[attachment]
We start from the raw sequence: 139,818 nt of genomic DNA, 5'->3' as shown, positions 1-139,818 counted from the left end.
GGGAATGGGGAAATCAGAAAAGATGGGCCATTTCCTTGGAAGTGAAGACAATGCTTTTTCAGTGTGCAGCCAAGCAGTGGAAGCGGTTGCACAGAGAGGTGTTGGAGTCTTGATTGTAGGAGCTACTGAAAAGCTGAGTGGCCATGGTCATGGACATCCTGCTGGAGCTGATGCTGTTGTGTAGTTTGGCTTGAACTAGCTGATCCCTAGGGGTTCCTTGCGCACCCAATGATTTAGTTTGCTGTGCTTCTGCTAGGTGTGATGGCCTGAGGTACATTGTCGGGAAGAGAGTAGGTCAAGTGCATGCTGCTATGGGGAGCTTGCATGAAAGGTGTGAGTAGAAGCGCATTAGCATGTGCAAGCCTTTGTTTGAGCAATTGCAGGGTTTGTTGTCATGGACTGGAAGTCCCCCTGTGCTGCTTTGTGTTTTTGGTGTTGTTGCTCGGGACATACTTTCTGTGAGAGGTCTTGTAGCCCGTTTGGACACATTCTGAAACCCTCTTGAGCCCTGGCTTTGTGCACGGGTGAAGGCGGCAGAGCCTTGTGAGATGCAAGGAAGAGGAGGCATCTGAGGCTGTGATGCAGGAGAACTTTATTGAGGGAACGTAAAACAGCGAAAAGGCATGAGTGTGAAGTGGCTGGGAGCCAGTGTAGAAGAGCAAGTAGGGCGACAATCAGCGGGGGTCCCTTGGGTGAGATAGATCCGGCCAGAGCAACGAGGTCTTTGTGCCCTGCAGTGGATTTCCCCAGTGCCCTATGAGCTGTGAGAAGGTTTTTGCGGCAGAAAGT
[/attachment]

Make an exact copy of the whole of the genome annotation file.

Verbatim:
We start from the raw sequence: 139,818 nt of genomic DNA, 5'->3' as shown, positions 1-139,818 counted from the left end.
GGGAATGGGGAAATCAGAAAAGATGGGCCATTTCCTTGGAAGTGAAGACAATGCTTTTTCAGTGTGCAGCCAAGCAGTGGAAGCGGTTGCACAGAGAGGTGTTGGAGTCTTGATTGTAGGAGCTACTGAAAAGCTGAGTGGCCATGGTCATGGACATCCTGCTGGAGCTGATGCTGTTGTGTAGTTTGGCTTGAACTAGCTGATCCCTAGGGGTTCCTTGCGCACCCAATGATTTAGTTTGCTGTGCTTCTGCTAGGTGTGATGGCCTGAGGTACATTGTCGGGAAGAGAGTAGGTCAAGTGCATGCTGCTATGGGGAGCTTGCATGAAAGGTGTGAGTAGAAGCGCATTAGCATGTGCAAGCCTTTGTTTGAGCAATTGCAGGGTTTGTTGTCATGGACTGGAAGTCCCCCTGTGCTGCTTTGTGTTTTTGGTGTTGTTGCTCGGGACATACTTTCTGTGAGAGGTCTTGTAGCCCGTTTGGACACATTCTGAAACCCTCTTGAGCCCTGGCTTTGTGCACGGGTGAAGGCGGCAGAGCCTTGTGAGATGCAAGGAAGAGGAGGCATCTGAGGCTGTGATGCAGGAGAACTTTATTGAGGGAACGTAAAACAGCGAAAAGGCATGAGTGTGAAGTGGCTGGGAGCCAGTGTAGAAGAGCAAGTAGGGCGACAATCAGCGGGGGTCCCTTGGGTGAGATAGATCCGGCCAGAGCAACGAGGTCTTTGTGCCCTGCAGTGGATTTCCCCAGTGCCCTATGAGCTGTGAGAAGGTTTTTGCGGCAGAAAGT